Reader’s Request Fridays: How Do I Get Over My Shyness And Start Talking About Sex?

February 06,2015

Welcome to Reader’s Request Fridays. This week’s question comes from Tatiana*, who writes, “I read your article in XoJane about sexual compatibility. I’ve been with my boyfriend for years, and I’m embarrassed to say that we’ve never once had a real conversation about sex. We’re lucky in that our sex drives are somewhat compatible, but after reading the article, I couldn’t shake the feeling that being able to talk about sex could improve our sex life. Unfortunately, I’m incredibly shy. Even the thought of saying anatomy names out loud makes me blush. How can I get started?”

How Do I Get Over My Shyness And Start Talking About Sex? | Vanessa

Hi Tatiana,

Thanks for your question!

It’s totally normal to be embarrassed of talk about sex. Even though sex is everywhere in our society, honest conversations about it are incredibly rare. The most important thing is that you have the desire to start talking to your boyfriend, and the willingness to be vulnerable.

Here are some straightforward steps for helping you get started:


Talk to yourself

I want to put you through a little systematic desensitization routine here! Think about the words that feel most embarrassing to you. I’m guessing things like “penis” and “vagina” would be high on your list. Say them to yourself, just inside your head. Do one word at a time and repeat it over and over and over until it starts to feel a little easier. Then say it out loud (when you’re alone), and repeat until that starts to feel better. Take as long as you need on this step – even if it’s a few days or weeks!


Practice in front of a mirror

Once you feel a little more comfortable with specific words, try looking at yourself in the mirror as you say them. Being in front of a mirror feels vulnerable for most people, so this will mimic some of the vulnerability you might feel actually talking to your boyfriend.

At this point, you can also start moving on to full sentences. Go through my blog archives, and find a few articles that interest you. Look at yourself in the mirror while you read the articles out loud. It’s fine to be silly or playful; the point is to keep practicing and getting more comfortable talking about sexual topics.


Start small and easy

The next step is to start talking to your boyfriend. Don’t overwhelm yourself by trying to discuss your entire sex life in one go.

Instead, pick one single topic to bring up or question to ask. I recommend picking something that’s positive and doesn’t have a specific goal in mind. Here are a few suggestions:

“What do you like most about our sex life?”

“What is one of your favorite sexual memories with me?”  

“What is your favorite type of foreplay?”

Once you get more comfortable asking these kinds of open-ended questions, you’ll feel more confident about bringing up the trickier stuff.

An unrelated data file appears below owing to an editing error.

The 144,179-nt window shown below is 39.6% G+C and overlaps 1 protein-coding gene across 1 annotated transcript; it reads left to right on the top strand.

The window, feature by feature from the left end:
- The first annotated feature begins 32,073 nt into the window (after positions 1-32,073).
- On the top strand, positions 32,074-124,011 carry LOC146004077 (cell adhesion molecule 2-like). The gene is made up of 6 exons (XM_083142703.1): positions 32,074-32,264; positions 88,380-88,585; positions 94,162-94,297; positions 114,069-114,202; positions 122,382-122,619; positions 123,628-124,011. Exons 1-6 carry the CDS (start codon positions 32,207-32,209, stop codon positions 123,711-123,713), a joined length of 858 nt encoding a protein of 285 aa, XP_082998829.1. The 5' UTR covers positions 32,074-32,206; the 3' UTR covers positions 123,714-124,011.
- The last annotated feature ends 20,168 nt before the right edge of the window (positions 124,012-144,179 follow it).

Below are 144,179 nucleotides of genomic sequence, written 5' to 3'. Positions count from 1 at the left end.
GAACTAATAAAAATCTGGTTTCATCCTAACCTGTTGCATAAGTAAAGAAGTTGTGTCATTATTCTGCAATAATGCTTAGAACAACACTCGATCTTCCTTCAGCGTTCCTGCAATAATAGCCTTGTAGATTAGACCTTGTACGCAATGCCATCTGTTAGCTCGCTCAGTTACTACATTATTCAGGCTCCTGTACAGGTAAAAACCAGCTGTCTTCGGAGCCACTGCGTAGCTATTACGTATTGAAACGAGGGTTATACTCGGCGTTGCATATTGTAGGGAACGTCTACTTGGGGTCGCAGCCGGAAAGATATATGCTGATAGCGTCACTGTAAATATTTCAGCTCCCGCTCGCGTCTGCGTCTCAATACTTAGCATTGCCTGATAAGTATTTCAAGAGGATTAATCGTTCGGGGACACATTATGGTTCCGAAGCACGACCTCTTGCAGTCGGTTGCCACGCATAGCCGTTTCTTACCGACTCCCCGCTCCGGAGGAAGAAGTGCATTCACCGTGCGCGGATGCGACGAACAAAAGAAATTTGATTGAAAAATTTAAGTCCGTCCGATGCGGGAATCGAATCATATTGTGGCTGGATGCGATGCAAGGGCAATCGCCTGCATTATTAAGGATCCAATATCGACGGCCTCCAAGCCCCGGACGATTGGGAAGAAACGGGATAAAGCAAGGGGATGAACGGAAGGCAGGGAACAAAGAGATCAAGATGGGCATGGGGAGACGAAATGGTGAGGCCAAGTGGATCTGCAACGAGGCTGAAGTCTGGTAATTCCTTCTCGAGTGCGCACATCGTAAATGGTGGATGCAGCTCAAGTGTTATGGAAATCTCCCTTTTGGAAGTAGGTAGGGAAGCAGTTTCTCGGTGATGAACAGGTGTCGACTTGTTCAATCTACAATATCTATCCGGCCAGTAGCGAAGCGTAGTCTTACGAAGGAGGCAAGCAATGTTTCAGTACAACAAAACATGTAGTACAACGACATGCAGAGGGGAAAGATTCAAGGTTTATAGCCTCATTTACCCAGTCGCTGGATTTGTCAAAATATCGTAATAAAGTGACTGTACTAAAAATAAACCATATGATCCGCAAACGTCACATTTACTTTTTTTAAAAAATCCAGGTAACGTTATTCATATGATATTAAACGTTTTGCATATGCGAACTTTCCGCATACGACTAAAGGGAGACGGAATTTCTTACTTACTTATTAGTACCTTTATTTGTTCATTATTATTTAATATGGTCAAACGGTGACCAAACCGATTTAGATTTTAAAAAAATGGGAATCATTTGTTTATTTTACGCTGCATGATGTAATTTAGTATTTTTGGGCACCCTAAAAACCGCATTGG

Get clear on what you want to say

Sexual communication has many purposes, including giving feedback, discussing problems, and proposing new ideas. What kinds of conversations would you like to have with your boyfriend? Check out some of my past articles for inspiration.


Start conversations outside of the bedroom

The hardest time to talk about sex is right before or right after the act itself. Try initiating a conversation when the two of you are hanging out, not doing anything in particular. It helps if you’re both relaxed and in relatively good moods.


Let your partner in on how you’re feeling

Start the conversation by telling your boyfriend, “I want to talk about our sex life. Nothing bad, just want to challenge myself to talk about it openly, because I’ve never done it before. It’s really embarrassing for me to even bring this up, so do you think you can try to be extra supportive?” You can text or email that to him beforehand, to minimize the embarrassment even more. The point is that if your boyfriend has a heads-up about the fact that you’re struggling, he’ll be much more likely to help you take it slow.


Cheer yourself on

Acknowledge every little step you take, and congratulate yourself for being brave. You’re doing something that many people wouldn’t allow themselves to do!


*Names changed for privacy


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I'm Vanessa Marin, a sex therapist and writer specializing in helping you have more fun in the bedroom.

I have bachelor’s degrees in human sexuality and sociology from Brown University, and a master’s degree in counseling psychology from the California Institute of Integral Studies. I’m also a licensed psychotherapist. I’ve been working in the sex therapy field since 2002 and have been featured by The New York Times, O: The Oprah Magazine, Real Simple, and many more.

If you’re interested in improving your sex life, you can work with me via my online courses or personal coaching sessions. I look forward to supporting you in creating the sex life you’ve always wanted!